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Replacing a worn or broken doorknob is not a task that requires special skill or even a large chunk of time. In order to avoid leaving your home unlocked (or without an external doorknob), it's best to choose your replacement hardware ahead of time. Doorknobs are sold in standard sizes, so finding an exact fit for regular sized doors won't be a problem.
So, if you have your tools in hand, let's get to work.
New doorknob and hardware
OUT WITH THE OLD
First things first, you'll need to remove your existing doorknob and all its hardware. This is a fairly simple procedure, which should take between 5-15 minutes. The step-by-step procedure for getting rid of the old follows:
1. Remove the trim from the door. The trim of the doorknob is the ring shaped piece of metal behind the door handle and in between both knobs. There is trim on both sides of the door. There are usually two screws which hold this ring in place on each side of the door, though some newer models of doorknobs and interior doors won't contain screws at all, and may need to be pried off with a flat screwdriver or small pry tool. If the latter is true, be sure to slide the screwdriver well underneath the ring, so as not to damage the wood while prying off.
2. Once the trim has been removed, you'll notice two long screws that hold the two doorknobs (one on each side of the door) in place. Remove the screws one at a time.
3. You should now be able to pull the knobs apart and out of the door completely. Do so.
4. Once the doorknobs are out, you'll note two screws holding the door lock in place. Remove both screws and the bolt.
5. If you'd like to replace the strike plate (the small metal plate that catches the bolt or lock when it's release), you can remove it from the frame of the door now. You can do so by removing its screws and pulling it out. (Note: This is an unnecessary step in most doorknob replacement jobs.)
PURCHASING A NEW DOORKNOB
You can simplify the task of purchasing a replacement doorknob by knowing ahead of time what you're looking for. Should your doorknob have an internal or external lock or perhaps, no lock at all? Would you prefer a round shaped handle or a lever-type knob that you can turn. Are you looking for a decorator handle to match the rest of the house or will any old knob do? Make your decisions ahead of time and always keep your receipt...just in case.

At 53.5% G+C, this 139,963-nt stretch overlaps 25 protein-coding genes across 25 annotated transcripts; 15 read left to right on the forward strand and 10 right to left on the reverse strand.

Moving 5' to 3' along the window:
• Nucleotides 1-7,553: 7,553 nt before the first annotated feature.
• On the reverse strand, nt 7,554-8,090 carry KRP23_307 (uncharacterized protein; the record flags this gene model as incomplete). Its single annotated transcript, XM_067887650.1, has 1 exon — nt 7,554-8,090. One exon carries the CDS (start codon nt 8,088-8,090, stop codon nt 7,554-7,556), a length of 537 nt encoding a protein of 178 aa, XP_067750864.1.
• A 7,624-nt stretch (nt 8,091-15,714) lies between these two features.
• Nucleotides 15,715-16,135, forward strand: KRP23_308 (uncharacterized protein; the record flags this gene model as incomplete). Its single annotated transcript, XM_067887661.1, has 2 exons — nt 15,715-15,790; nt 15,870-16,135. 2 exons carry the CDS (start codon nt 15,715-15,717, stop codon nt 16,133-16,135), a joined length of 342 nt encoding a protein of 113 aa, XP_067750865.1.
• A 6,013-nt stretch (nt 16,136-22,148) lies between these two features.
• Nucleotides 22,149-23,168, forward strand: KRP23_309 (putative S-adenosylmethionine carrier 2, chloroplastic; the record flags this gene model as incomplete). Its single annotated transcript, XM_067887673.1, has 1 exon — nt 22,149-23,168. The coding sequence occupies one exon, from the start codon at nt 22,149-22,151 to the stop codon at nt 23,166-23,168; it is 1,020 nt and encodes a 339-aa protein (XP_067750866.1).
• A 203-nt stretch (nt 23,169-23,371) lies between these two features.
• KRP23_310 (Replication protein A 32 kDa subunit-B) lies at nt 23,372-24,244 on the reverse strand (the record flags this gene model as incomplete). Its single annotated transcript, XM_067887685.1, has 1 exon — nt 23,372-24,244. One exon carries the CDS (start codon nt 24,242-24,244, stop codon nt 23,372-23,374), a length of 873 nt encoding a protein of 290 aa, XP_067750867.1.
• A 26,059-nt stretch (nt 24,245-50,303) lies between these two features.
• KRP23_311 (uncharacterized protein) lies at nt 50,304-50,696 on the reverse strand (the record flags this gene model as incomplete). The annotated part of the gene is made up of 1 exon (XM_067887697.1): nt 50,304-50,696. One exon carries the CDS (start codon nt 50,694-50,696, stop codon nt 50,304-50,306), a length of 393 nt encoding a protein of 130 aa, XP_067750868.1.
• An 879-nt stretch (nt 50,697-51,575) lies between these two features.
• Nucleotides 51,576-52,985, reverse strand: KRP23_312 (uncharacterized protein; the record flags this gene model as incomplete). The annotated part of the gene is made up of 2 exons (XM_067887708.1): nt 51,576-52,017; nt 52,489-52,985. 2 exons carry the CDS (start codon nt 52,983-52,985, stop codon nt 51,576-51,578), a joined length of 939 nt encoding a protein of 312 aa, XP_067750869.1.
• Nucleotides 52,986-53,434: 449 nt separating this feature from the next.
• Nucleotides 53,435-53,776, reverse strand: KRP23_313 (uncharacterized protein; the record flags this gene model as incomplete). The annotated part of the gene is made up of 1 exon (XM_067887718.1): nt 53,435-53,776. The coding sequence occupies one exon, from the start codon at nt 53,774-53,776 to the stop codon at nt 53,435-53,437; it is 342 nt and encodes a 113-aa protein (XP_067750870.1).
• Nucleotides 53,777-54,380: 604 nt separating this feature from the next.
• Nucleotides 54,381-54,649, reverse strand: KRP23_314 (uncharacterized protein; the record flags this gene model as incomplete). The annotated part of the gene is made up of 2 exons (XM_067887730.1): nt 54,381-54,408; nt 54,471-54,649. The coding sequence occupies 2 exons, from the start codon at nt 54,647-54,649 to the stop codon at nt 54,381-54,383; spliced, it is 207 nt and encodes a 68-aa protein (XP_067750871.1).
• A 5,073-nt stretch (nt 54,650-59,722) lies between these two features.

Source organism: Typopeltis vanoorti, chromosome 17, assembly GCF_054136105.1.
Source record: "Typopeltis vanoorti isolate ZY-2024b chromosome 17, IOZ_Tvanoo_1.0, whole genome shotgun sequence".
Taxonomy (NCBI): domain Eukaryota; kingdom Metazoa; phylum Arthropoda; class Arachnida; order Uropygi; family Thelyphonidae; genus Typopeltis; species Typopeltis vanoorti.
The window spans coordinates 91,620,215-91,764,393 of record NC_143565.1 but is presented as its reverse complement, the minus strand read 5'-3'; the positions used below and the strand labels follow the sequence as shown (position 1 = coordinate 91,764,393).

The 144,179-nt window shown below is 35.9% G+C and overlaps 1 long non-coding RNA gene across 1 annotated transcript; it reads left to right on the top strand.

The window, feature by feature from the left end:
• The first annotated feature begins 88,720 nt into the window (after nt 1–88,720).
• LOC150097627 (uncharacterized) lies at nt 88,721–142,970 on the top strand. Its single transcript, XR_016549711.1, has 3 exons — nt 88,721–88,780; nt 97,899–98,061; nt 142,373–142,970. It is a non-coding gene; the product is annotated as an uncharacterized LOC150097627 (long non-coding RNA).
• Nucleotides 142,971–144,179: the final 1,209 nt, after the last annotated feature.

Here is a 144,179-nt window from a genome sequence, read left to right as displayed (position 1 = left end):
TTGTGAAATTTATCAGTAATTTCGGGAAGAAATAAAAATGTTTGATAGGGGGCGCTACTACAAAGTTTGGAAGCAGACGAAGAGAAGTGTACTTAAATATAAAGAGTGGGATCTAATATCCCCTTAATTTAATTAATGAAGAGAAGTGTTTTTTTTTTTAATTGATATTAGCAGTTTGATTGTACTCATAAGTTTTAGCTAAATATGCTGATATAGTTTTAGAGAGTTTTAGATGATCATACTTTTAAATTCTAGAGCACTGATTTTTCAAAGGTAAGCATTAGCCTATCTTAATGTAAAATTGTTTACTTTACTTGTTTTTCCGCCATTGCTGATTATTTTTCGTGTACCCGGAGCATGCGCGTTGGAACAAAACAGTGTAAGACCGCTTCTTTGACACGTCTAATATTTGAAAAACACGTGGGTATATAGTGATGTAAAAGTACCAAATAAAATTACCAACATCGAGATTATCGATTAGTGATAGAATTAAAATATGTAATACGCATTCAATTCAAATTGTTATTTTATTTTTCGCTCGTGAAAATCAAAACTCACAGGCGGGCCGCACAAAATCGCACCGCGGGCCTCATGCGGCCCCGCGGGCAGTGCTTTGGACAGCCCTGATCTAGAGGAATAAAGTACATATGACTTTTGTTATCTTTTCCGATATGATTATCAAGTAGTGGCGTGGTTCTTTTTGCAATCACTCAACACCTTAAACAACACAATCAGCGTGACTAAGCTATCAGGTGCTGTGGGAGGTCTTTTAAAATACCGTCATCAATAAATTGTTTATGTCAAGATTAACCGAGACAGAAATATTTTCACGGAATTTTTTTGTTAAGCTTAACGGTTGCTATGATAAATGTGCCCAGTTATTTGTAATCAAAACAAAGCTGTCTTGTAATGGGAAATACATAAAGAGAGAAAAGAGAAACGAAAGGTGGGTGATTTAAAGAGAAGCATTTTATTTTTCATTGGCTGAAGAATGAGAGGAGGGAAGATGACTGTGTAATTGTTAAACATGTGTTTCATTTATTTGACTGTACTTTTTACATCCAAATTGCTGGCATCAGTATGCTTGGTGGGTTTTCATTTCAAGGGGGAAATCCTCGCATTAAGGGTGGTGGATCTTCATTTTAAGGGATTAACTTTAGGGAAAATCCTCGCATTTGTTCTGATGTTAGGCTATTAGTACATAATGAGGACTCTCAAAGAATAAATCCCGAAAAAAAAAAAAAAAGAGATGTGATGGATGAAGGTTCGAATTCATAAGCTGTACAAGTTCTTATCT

IN WITH THE NEW
1. You'll begin installing the new doorknob by first inserting the new bolt. Push it into its hole and screw it into place. Note: slanted side should always point in the direction the door closes, so that the door cannot be pushed open.
2. On one side of the door, place your trim piece flesh against the door and in between one of the new knobs. Insert the doorknob. Do the same for the other side, checking to make sure the two doorknobs align properly and that the two long screws will hold them together.
3. Attach the two handles together tightly using the two long screws, alternately tightening each side until you have a solid fit and the knobs come together evenly.
4. Test your work and make sure that both handles move freely and the door cannot be pushed or pulled open (from either side) without using the handle.
TIPS AND TRICKS
NEW bolts and strike plates sometimes feel loose or insecure after installation. You can render this by replacing the original screws with longer wood screws.
ANY additional slack or airspace between the strike plate and the door trim can be fixed with a narrow piece of cardboard. Unscrew the strike plate, fit the cardboard, and replace screws.
NEWER lever-styled doorknobs are easier to open for small children and older adults with physical disabilities.
AS YOU take the old doorknob and lock out, place it on the ground in the order that you've removed it. This will help to make installation of the new hardware go faster as you'll have a model to draw from.
IF YOU get stuck and can't seem to get the doorknob back on in its proper fashion, try partially removing another doorknob in the house and use it as a model to follow.
YOU CAN clean fingerprints off the doorknob, strike plate and trim with a cleaner especially made for the type of metal you're using or a soft rag dipped in vinegar.
ALWAYS send your warranty card for your new door hardware in immediately to ensure guaranteed replacement, if necessary.
YOUR trim may need to be tightened from time to time, especially if a lot of weight is put on the door. This can be done when needed using a screwdriver. If you find yourself tightening the trim several times a year, invest in longer screws.
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Disclaimer: ActiveRain Corp. does not necessarily endorse the real estate agents, loan officers and brokers listed on this site. These real estate profiles, blogs and blog entries are provided here as a courtesy to our visitors to help them make an informed decision when buying or selling a house. ActiveRain Corp. takes no responsibility for the content in these profiles, that are written by the members of this community.